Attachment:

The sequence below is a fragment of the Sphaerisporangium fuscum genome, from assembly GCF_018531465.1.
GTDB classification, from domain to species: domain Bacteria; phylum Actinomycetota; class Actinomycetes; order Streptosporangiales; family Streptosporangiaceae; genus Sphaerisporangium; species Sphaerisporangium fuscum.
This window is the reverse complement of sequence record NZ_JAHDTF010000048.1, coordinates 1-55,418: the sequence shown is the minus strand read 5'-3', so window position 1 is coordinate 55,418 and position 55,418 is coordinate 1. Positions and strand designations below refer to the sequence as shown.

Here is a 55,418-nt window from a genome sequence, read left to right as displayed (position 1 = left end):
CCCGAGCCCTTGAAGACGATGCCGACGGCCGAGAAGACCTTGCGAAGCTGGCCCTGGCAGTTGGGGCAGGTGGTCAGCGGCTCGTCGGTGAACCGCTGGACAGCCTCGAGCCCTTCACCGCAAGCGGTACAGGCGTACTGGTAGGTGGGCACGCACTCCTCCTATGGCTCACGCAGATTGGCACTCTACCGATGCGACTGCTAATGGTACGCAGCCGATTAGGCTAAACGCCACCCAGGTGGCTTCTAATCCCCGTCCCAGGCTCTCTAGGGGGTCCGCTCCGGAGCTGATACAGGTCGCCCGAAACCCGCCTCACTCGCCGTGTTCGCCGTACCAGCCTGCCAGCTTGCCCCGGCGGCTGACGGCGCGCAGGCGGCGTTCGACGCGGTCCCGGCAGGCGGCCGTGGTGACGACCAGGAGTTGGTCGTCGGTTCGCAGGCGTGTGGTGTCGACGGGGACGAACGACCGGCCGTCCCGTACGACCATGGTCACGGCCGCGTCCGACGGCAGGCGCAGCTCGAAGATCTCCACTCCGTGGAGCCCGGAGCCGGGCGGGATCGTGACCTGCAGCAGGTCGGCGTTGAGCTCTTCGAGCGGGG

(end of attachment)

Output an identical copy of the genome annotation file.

The sequence below is a fragment of the Sphaerisporangium fuscum genome, from assembly GCF_018531465.1.
GTDB classification, from domain to species: domain Bacteria; phylum Actinomycetota; class Actinomycetes; order Streptosporangiales; family Streptosporangiaceae; genus Sphaerisporangium; species Sphaerisporangium fuscum.
This window is the reverse complement of sequence record NZ_JAHDTF010000048.1, coordinates 1-55,418: the sequence shown is the minus strand read 5'-3', so window position 1 is coordinate 55,418 and position 55,418 is coordinate 1. Positions and strand designations below refer to the sequence as shown.

Here is a 55,418-nt window from a genome sequence, read left to right as displayed (position 1 = left end):
CCCGAGCCCTTGAAGACGATGCCGACGGCCGAGAAGACCTTGCGAAGCTGGCCCTGGCAGTTGGGGCAGGTGGTCAGCGGCTCGTCGGTGAACCGCTGGACAGCCTCGAGCCCTTCACCGCAAGCGGTACAGGCGTACTGGTAGGTGGGCACGCACTCCTCCTATGGCTCACGCAGATTGGCACTCTACCGATGCGACTGCTAATGGTACGCAGCCGATTAGGCTAAACGCCACCCAGGTGGCTTCTAATCCCCGTCCCAGGCTCTCTAGGGGGTCCGCTCCGGAGCTGATACAGGTCGCCCGAAACCCGCCTCACTCGCCGTGTTCGCCGTACCAGCCTGCCAGCTTGCCCCGGCGGCTGACGGCGCGCAGGCGGCGTTCGACGCGGTCCCGGCAGGCGGCCGTGGTGACGACCAGGAGTTGGTCGTCGGTTCGCAGGCGTGTGGTGTCGACGGGGACGAACGACCGGCCGTCCCGTACGACCATGGTCACGGCCGCGTCCGACGGCAGGCGCAGCTCGAAGATCTCCACTCCGTGGAGCCCGGAGCCGGGCGGGATCGTGACCTGCAGCAGGTCGGCGTTGAGCTCTTCGAGCGGGG